However, it turned out labour did not think their position was optimal (go figure) and started to make noise. This resulted in legal (and actually enforced) restrictions on working hours and gradual improvement on workers position. (It also induced technological change that made large number of especially troublesome workers redundant, but let us not talk about that here.) Owners did not of course like these limitations and lobbied against them, but relatively speaking those using steam found it easier to adapt. They could live with the shorter and more regular working week since reliable power could enable high productivity during working hours. Coal became the backbone of british industrial might and the road was opened for more broadly shared economic growth.
So can we learn something from this? I think we can since economic and social arguments for why coal won have not disappeared. If you listen to todays renewables promotion, you will be constantly bombarded with statements about how huge the potential energy resource is and how cheap it is…or is going to be any day now. Might it be a cause for concern that these two reasons were also promoted by water proponents in the 19th century Britain just when coal was taking over? Might there be a risk, we are discussing beside the point? If excessive reliance on variable renewables end up limiting capacity utilization, is there not a similar risk that water power faced in the 19th century? Who bears the cost of lower utilization? Labour? Lower salaries and/or more irregular working hours anyone? Vacations in the winter since solar power produces mainly in the summer? If push comes to shove and such questions have to be asked, I am quite sure any techno-fetishes we might have, will evaporate.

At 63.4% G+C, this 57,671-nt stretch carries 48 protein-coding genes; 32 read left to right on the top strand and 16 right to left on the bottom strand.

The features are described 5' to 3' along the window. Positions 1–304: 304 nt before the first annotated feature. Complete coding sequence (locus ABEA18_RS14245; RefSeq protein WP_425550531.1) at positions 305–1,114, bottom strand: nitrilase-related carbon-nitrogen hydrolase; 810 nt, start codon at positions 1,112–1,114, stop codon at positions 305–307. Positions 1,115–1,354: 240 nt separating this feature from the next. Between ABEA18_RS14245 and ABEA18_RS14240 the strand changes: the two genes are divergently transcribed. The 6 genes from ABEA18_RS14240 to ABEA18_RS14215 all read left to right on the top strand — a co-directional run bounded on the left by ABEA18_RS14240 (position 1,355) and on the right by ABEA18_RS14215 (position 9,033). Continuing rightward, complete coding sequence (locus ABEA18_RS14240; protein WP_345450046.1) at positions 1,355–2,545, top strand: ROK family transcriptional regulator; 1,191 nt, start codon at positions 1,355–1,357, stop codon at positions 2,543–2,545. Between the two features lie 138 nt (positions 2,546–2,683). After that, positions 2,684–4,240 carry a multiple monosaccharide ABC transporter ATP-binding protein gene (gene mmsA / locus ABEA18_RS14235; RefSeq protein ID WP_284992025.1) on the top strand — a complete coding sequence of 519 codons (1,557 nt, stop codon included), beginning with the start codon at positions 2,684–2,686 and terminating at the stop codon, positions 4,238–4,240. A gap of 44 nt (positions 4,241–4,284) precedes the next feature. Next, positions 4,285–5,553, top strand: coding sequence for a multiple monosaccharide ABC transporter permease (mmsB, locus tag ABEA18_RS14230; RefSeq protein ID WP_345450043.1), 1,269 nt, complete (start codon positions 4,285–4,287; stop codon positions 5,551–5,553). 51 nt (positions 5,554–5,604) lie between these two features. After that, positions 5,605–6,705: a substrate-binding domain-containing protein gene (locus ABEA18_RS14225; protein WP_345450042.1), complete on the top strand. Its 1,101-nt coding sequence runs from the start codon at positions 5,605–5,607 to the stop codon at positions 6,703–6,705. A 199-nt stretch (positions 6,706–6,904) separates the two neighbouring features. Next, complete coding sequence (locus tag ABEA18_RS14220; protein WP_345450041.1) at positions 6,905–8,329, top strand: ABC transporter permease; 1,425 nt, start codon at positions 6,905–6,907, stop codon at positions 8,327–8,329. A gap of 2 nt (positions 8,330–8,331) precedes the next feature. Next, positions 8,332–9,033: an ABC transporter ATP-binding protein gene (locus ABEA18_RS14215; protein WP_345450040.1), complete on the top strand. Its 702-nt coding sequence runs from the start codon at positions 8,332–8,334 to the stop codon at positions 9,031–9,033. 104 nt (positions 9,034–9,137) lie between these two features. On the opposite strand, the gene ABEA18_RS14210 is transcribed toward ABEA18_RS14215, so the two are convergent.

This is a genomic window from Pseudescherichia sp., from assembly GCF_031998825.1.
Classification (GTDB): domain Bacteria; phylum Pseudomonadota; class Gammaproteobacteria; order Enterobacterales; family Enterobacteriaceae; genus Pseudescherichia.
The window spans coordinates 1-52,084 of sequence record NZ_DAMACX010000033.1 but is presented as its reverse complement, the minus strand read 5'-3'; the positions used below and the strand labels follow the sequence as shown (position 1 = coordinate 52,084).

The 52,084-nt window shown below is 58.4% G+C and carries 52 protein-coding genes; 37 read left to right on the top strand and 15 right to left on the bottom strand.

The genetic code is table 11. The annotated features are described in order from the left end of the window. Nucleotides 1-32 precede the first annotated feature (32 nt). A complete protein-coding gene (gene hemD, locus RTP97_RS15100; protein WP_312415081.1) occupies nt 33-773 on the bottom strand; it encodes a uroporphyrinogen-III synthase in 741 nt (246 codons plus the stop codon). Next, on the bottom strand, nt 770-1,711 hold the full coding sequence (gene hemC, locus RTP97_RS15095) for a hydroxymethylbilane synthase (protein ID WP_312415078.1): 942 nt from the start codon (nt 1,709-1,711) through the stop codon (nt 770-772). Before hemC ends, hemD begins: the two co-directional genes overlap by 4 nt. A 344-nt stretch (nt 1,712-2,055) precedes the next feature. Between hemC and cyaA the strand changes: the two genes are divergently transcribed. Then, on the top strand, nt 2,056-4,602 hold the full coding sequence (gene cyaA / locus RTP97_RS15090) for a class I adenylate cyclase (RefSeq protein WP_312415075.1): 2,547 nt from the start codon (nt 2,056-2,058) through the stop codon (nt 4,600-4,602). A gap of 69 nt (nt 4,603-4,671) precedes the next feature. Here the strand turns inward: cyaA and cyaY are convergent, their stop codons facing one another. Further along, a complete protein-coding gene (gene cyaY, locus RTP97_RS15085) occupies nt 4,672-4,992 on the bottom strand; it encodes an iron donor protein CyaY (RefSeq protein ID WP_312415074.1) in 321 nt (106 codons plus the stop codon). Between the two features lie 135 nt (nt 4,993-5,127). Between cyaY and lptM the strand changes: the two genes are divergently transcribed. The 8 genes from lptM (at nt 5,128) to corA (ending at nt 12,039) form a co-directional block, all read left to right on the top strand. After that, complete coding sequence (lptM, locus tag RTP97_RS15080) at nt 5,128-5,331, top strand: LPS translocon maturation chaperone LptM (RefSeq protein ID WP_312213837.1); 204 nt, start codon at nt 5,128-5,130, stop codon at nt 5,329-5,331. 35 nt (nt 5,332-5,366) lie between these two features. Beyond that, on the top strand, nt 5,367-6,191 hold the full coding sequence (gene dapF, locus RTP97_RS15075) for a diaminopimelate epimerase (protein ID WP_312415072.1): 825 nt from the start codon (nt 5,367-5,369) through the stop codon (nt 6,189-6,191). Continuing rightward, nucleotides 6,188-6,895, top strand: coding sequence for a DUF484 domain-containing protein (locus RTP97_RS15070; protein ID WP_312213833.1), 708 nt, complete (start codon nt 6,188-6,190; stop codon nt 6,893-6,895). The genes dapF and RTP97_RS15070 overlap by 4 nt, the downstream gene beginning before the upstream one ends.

To me conclusion seems clear. It is unlikely humanity will ever be primarily powered by variable renewables. If fuel etc. costs for dispatchable generators are high compared to the cost of electricity from variable renewables, wind and solar might be economically justified as a part of a more diverse fleet of generators. However, it is also possible that on economic grounds they will remain niche producers whose existence is dependent on subsidies and political good will. Future will tell.